Above all, I didn't want those kids to say to me at the end of the class, "Now tell us what the answer is." And, in fact, they never did that. I think that, by making the problem something that a child character in my story gave expression to, I encouraged them to think that the problem might have a solution, or at least some kind of resolution, they themselves were capable of coming up with.

I brought along a small tape-recorder to those classes. Then, during the week between class meetings, I would transcribe the discussion I had with the kids and, on the basis of that discussion, write up a continuation, and possibly a conclusion, to the story I had begun.

I would xerox the continuation of the story and take it to the class the next Wednesday afternoon. We would read the continuation together and the children would recognize their own comments from the week before, but put now in the mouth of Freddie, or Alice, or one of the other characters. "I said that," they would say, with some pride.

After we had read the continuation of the story, I would ask the kids if that settled the question, or whether we should discuss it further. Oftentimes they said that answered the question, or, anyway, that was the best they could do. But sometimes they wanted to discuss the question further. In that case there might be a further continuation of the story for the next week.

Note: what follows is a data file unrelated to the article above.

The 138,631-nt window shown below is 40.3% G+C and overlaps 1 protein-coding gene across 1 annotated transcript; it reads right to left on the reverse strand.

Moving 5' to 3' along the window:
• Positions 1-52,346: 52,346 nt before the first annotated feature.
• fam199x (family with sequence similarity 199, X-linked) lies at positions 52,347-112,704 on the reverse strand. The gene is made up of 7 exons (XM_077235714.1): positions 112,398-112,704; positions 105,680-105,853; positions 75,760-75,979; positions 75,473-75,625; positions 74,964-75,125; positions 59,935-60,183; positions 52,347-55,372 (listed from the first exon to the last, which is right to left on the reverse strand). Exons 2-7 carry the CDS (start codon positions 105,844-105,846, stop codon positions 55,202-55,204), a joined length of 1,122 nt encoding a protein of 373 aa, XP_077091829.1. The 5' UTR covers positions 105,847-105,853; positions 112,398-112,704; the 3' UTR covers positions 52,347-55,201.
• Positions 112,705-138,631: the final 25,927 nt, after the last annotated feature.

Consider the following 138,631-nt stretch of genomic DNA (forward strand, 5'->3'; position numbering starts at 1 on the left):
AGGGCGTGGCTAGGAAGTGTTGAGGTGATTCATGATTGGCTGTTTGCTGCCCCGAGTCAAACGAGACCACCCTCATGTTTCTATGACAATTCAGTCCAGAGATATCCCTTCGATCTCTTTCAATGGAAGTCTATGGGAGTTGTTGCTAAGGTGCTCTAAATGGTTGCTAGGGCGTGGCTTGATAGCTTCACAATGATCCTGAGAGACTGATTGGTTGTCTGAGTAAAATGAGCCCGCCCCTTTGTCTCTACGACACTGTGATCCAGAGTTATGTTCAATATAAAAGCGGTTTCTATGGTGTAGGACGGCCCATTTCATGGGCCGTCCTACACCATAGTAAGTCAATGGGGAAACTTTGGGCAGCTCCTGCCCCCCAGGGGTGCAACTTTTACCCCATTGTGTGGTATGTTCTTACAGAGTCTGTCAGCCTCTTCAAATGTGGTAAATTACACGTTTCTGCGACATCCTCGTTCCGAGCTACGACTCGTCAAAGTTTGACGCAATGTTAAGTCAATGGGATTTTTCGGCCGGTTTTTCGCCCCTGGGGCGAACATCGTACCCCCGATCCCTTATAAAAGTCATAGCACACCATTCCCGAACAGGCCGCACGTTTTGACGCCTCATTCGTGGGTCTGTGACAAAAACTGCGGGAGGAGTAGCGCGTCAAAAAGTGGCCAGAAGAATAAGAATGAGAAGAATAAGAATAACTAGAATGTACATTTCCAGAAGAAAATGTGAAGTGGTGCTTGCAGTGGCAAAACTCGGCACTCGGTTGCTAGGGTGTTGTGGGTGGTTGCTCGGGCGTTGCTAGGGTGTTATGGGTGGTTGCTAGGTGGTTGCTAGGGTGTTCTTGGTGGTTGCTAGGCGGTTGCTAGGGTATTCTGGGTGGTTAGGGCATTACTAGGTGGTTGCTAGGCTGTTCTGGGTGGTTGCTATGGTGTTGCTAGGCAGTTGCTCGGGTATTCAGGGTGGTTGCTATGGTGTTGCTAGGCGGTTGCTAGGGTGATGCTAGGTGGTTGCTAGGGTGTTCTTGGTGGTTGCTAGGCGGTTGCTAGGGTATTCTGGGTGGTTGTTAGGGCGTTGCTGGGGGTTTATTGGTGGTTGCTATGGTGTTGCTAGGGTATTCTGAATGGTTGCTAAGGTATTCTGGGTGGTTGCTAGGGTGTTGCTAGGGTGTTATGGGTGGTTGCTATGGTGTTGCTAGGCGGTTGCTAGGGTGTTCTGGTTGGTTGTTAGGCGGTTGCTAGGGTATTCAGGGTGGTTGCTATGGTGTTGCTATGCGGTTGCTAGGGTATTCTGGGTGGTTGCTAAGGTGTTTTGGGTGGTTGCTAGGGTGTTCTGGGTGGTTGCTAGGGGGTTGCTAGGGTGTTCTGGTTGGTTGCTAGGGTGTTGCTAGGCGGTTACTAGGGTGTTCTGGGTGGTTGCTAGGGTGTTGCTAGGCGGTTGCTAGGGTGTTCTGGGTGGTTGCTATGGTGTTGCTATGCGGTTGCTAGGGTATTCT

I wrote up my discussions with those kids in my book, Dialogues with Children (Cambridge, Massachusetts: Harvard University Press, 1984). You can read about the philosophical fun I had with those kids by reading that book. Here I will just give the conclusion to "The Flower Question" that I wrote up on the basis of the discussion I had with that class.

See one possible ending to the Flower Question.

Do you want to try out "The Flower Question" on kids in your family, or children in your class in school? If you do, you might try with them to write up a different ending to the story. If you come up with something different and you want to share it with me, please send your alternative ending, please send it to me, either by e-mail to matthews@philos.umass.edu, or by U.S. or international mail to Gareth B. Matthews, Philosophy Department, UMass, Amherst, MA 01003-0525, USA.